Saturday, September 24, 2011

Our First Full Week at the Farm

We’ve been at Rio Muchacho for over a week now (with Saturday night each weekend in Canoa.)  We have gotten to know how things work pretty well and we’re feeling more settled.  This is our cabana below.  It is over the river and has a nice little deck on the back.  Harper is a fan of the bunkbeds and Cal has repurposed the hammock as a taxi/garbagetruck/airplane. 

Danny has been starting each day shoveling manure from the horse and cow pens!  This glorious job at 6:30 helps the farm by way of adding to their manure compost.  He also gives the animals new grass to eat.  His morning chore comes with the company of the new foal, who is interested in Danny’s work, and the enormous pigs who are always snorting around him.

Meanwhile I get the kids up, we make our beds, put away the mosquitoes nets (which we barely need but can’t quite stop using just in case!) get dressed and up to the main house in time for the breakfast bell.  Lucky for us we get to walk past the horse and cow area to see Danny sweating hard.

Harper enjoying our cold shower.  Cal screams; she giggles.  Luckily for him there is a hot water shower now far from our cabana!
After breakfast the kids and I head off to school and Danny starts his morning work.  This week he has chopped bamboo for a new roof, began to put up a new fence, weeded and composted rows of veggies and planted lot of new seeds.

Harper had at work learning the Spanish vowel sounds 
The kids and I have had a great first week at school.  We’ve played lots of “Pato, Pato, Ganso” (duck, duck, goose) and I’ve led a couple lessons in English.  Harper goes through all of the instruction from the teacher in Spanish alongside the other children and Cal switches between that and a big box of legos.  Recess is Cal’s favorite part of the morning; he’s been trying to get into the big-boys’ game of soccer and yesterday they humored him for quite awhile.  He doesn’t have much fear when he is out there playing and just like Cal, he is always falling all over place. The kids think he is a riot.  The only part of school that has been a little challenging is the commute.  It is about a half hour walk, which Harper does just fine and I end up carrying Cal for part of.  But there is a house we have to pass with 3 loud barking dogs that scare us each morning. Luckily the dogs are too tired by the midday sun to come snarling at us at noon.  The kids have gotten down the word, “Sale,”(leave!) to scream at them and hopefully the dogs will get more used to us with time.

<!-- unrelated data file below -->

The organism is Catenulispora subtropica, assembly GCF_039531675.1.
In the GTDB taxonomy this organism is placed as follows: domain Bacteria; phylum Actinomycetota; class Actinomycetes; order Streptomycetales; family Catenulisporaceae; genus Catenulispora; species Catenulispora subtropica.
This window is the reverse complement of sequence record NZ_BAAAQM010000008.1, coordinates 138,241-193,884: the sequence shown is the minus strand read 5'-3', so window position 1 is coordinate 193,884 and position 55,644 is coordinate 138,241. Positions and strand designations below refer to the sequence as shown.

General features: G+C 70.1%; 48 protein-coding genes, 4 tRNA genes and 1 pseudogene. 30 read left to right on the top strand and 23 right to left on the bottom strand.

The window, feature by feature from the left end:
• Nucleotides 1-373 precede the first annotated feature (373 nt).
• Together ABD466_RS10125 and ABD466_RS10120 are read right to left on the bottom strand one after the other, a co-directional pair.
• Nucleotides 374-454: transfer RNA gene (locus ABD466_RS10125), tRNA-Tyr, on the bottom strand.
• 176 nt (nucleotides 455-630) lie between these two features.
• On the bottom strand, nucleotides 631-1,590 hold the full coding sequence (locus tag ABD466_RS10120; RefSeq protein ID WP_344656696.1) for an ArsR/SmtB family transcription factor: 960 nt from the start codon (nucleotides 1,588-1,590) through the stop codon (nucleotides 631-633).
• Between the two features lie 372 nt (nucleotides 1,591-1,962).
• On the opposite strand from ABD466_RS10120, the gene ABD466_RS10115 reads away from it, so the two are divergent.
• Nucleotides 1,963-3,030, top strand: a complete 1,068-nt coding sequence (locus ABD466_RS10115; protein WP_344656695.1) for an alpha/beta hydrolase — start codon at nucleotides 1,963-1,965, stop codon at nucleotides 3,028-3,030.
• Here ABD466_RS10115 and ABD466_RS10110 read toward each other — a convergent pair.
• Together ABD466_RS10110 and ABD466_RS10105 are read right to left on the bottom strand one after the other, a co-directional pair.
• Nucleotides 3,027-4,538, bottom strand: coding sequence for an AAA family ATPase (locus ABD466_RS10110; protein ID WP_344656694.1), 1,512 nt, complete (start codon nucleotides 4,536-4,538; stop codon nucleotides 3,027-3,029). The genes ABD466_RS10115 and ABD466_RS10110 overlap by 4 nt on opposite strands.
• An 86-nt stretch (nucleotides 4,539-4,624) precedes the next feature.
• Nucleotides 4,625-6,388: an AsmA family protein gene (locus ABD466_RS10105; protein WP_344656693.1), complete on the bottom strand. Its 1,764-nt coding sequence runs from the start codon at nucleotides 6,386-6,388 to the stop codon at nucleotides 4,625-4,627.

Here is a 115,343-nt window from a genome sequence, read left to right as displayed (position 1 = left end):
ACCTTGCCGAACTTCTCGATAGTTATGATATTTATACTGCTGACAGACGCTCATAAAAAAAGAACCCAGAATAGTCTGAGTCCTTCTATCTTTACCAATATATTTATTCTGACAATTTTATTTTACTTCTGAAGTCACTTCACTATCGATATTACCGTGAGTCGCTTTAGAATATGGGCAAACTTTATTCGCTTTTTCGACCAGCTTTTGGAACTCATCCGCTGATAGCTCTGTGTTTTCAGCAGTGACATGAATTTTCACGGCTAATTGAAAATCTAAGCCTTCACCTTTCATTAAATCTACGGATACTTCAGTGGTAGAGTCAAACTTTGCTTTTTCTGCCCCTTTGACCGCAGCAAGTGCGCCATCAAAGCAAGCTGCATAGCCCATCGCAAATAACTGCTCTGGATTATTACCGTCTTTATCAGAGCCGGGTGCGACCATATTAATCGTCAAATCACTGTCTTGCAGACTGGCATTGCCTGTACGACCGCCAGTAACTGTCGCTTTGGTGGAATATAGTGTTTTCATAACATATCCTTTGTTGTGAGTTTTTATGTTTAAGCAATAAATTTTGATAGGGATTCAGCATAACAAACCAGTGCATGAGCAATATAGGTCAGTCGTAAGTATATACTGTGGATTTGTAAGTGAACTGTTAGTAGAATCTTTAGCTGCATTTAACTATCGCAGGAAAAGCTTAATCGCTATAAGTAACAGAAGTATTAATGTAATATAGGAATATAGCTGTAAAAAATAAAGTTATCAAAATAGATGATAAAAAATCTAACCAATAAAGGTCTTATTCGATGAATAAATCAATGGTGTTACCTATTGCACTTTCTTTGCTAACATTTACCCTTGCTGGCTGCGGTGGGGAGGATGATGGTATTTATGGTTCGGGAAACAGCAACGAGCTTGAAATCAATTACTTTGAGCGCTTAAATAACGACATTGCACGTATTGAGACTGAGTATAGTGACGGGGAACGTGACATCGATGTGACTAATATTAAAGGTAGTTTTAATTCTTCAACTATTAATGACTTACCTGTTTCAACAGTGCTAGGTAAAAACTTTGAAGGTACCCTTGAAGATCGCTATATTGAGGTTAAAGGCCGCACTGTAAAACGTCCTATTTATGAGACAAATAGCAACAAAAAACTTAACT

Pato, Pato, Ganso
In the afternoons Harper and Cal take some downtime in our cabana and Danny and I take turns hanging with them.  The other person is assigned a job on the farm.  This week I made more spoons for the meals out of mate and Danny worked on a bamboo fence.  After a rest, the kids play soccer, build little villages in the sandy road, and this week we got to make jewelry out of the tagua nut.  Harper also has had Spanish lessons for an hour each day (I've gone each night for a couple hours.)  She is picking it up fast and I swear she can count higher now in Spanish than English! 
Harper with her profesora, Alexandra, and Kristen, a little girl who lives on the farm.

This week we’ve been lucky to have another family here at the farm with us and our kids (same ages and genders) have become fast friends.  The family just moved from Berkley to live for the school year in Bahia.  They’re staying at the farm just for the week before they find their apartment and get the kids enrolled in preschool.  It has been nice swapping traveling stories with them and seeing just how many things we’ve had in common planning these grand adventures with small kids.  We plan to visit them in Bahia one of these weekends once they are more settled.
Cal, Harper, Andrea and Caden facepainting

One of the señoras, Norita, gets lunch ready.
Cal gives besos to Juanita, the other señora.

Now we are in Canoa at our favorite little hotel called Amalur.  A Spanish couple runs it and it’s got great food and a nice vibe.  Tomorrow I am going to cook with the owner to perfect my Spanish tortilla and learn to make this tomato and onion marmalade.  Yum.  The meals at Rio Muchacho have been so fresh- last night we ate a chicken that was still clucking around the farm at 3pm! And all the produce from the gardens is amazing, but one can only eat so much yucca and rice before it starts to make you a little crazy.  In Canoa we get our fill of ice cream, French dries, and meat before we head back Sunday night to the farm.

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